Rockets: Harden, Westbrook and another math suspense

The image of total impotence against the Lakers closes the D'Antoni era and questions the proposal of Daryl Morey and the fit of two MVPs.


James Harden arrived at the Houston Rockets on October 27, 2012, at the age of 23. Since then, he has linked eight All Stars in a row (out of eight possible: 2013-20), has been MVP once (2018) and has played at the level of being able to be a few more. He has won three NBA Top Scorer titles, and has left a trail of performances (more in Regular Season than in playoffs, much more) and prodigious numbers. Literally from a video game. After three years of absence, the Rockets returned with him, in that 2013, to the playoffs and have signed an eight of eight in the playoffs with Harden. Right now, and after the end of the Spurs era, no NBA team has more consecutive appearances in the playoffs. Sustainably, James Harden's Rockets have been one of the best teams in the NBA and one of the contenders for the ring, either (rarely) as a front-line favorite on the grid or as a more or less obscure wildcard.

In 2016, after JB Bickerstaff bridged after Kevin McHale's ugly finish, Mike D'Antoni came to the bench. In full Warriors fever, the Rockets (this has merit) accepted the challenge instead of sheltering in dreams of the future and were betting on scoring more than those of the Bay. That was the maximum in the presentation of the West Virginia coach, although they ended up aspiring to the ring from the opposite premise: the defense, with specialist Jeff Bzdelik (today in the Pelicans) taking Ron Adams's proposals in the Warriors to the extreme, was what almost made the Rockets champions in 2018. Be that as it may, D'Antoni has announced that he is leaving after four seasons in which his team has been the second best in the NBA in victories (after the Warriors , the shadow that stretches endlessly over Texans). He leaves with his second Coach of the Year award (2017) and the best winning percentage in the history of a Rockets who have not played in the Finals for a quarter of a century (1995, the year of Hakeem Olajuwon's second ring) .

Because in this eight-year stretch of Harden (half with D'Antoni), the Rockets have lost three times in the first round, three times in the second and twice in the West final. Four of those eliminations have been against the Warriors, a legendary team, with heads and tails in injuries (in 2016 Stephen Curry, in 2018 Chris Paul, in 2019 Kevin Durant) and the certainty that they managed to build the best-thought team to mixing in the playoffs with those portentous Warriors that nobody really seemed able to mix with (in three years with KD they only lost the 2019 Final in the playoffs ... after the injuries of Durant himself and Klay Thompson) .

A team without answers on the big stage

If we prefer to consider the Warriors a historical anomaly, a kind of grim reaper that ended up consuming you in one way or another, let's look at the other two eliminations (four were against those of, still, Oakland) that the Rockets have suffered in the last six years: against the Spurs in 2017 and against the Lakers now, in 2020. Three years ago, the Rockets had won 67% of their games (55-27) and eliminated the Thunder. In the second round, they won very convincingly in the debut against Spurs (99-126) and ended up losing four of the next five games, the last horribly (75-114), at home and against a rival without Kawhi. Leonard, injured. James Harden scored 10 points on a 2/11 shooting to close out a series in which the Spurs concentrated on collapsing their production and letting the rest of the Rockets have to win the beans: they didn't and D'Antoni started be singled out for his lack of adjustments and low faith in rotation players.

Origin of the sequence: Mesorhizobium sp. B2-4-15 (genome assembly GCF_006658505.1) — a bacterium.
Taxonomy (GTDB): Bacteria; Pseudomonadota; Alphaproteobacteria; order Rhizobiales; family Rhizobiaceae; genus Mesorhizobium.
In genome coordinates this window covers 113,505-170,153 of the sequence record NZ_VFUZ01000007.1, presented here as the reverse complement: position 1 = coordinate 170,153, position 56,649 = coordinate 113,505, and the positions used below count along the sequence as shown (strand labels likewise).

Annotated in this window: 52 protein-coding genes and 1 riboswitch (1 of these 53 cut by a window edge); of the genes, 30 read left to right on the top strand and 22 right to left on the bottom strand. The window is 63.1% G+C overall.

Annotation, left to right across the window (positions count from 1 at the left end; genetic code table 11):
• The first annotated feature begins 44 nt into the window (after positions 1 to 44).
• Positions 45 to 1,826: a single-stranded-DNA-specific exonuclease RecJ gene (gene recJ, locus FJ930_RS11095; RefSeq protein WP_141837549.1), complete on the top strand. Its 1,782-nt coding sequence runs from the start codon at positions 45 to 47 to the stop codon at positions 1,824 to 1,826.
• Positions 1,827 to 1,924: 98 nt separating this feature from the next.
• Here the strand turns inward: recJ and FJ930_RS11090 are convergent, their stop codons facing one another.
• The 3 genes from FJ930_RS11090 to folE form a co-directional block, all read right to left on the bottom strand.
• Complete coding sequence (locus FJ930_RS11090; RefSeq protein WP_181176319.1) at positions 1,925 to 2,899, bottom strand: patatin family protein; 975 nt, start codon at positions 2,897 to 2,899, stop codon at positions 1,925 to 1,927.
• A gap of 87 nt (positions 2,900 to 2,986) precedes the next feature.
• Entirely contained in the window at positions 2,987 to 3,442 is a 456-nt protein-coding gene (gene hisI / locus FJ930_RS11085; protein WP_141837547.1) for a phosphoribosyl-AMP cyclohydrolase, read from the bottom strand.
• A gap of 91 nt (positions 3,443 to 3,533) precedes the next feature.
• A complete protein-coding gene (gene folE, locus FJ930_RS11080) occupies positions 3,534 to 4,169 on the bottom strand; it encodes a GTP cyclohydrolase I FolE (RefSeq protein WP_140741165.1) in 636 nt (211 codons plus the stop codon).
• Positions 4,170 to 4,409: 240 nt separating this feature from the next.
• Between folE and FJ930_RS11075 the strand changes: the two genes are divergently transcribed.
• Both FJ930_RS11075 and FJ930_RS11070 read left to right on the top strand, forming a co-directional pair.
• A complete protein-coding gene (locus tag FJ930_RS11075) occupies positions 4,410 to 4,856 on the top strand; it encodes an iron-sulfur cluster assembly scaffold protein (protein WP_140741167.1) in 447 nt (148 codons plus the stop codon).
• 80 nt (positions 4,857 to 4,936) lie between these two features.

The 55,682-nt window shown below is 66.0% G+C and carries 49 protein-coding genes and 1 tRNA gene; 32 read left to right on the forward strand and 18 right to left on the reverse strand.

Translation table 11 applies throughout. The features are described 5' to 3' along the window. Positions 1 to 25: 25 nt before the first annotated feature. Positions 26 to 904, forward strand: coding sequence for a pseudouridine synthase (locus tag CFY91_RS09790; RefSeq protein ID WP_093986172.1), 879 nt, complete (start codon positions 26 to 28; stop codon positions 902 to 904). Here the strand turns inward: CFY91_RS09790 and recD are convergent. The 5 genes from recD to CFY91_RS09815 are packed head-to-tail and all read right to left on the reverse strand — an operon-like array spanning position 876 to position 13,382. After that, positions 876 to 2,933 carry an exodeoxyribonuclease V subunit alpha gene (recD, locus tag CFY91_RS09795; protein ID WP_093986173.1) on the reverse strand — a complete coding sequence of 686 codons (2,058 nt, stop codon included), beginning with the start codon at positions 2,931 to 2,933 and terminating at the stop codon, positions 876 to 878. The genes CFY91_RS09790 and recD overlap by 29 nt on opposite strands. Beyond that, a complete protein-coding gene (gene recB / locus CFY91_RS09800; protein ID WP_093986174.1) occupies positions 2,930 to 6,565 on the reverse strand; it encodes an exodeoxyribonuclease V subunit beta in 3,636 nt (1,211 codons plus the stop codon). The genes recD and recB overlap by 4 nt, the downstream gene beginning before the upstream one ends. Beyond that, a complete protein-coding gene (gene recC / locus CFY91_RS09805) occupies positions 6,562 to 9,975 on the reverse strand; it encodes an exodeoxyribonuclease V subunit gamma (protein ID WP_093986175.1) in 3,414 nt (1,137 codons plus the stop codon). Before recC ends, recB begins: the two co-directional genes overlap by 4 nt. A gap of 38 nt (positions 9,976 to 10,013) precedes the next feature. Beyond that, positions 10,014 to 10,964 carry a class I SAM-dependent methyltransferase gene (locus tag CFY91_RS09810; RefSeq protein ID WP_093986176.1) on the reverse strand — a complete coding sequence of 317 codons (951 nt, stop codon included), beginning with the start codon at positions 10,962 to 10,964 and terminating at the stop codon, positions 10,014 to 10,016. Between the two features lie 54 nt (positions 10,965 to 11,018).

In 2020, the Rockets won the first game over the Lakers also convincingly (97-112) and lost the next four. Again without adjustments and without answers, game after game, before the Lakers traps a lethargic Harden or before a simple 3-2 zone. After scoring 97 points in the first game, the Lakers added, before the theoretically fearsome Texas defense, 117, 112, 110 and 119. The Rockets fell perfectly progressively in scoring: 112, 109, 102, 100, 96. Trapped in many sections of the third and fourth matches, they were seen in the fifth (on the verge of elimination, they ended up losing by 23) 33-11 in just nine minutes. They did not appear on the official day of the elimination.

To that we must add the 27 triples in a row missed in the damn seventh game of 2018 against the Warriors (the Rockets' great opportunity), 10 of them from a Harden that ended with 2/13 and 12/29 in total shots . In 2015, the guard was left with two baskets and 12 losses in the final game against the Warriors. In 2016, without Curry, Kerr's men won the last game 33 by 33. In 2017 and 2020 they also ended with beatings. In 2018 they were winning by 11 at halftime and were two quarters (on their track) of a Finals in which the Cavaliers were expecting low lows. In 2019, also in their pavilion and without Durant in front of him, they could not force the seventh game although Stephen Curry did not score in the first half and managed a seven-point lead with eleven minutes remaining.

Please use this lengthy autopsy to understand that the problem is not losing in this second round to the Lakers of LeBron James and Anthony Davis, something perfectly possible. It is that no year ends up being the year, for one thing or another. It is that there are clear patterns in the defeat and it is that the rabbits in the top hat (or the calculator, in this case) may have been exhausted, of general manager Daryl Morey, the father of the statistical revolution in the NBA (the main father , at least) and a guy with the merit of always building ambitious and apparently winning projects and the possible flaw of wanting to win with what ends up looking more like an economic theory than a style of play.

Westbrook: a media ordeal ... maximum risk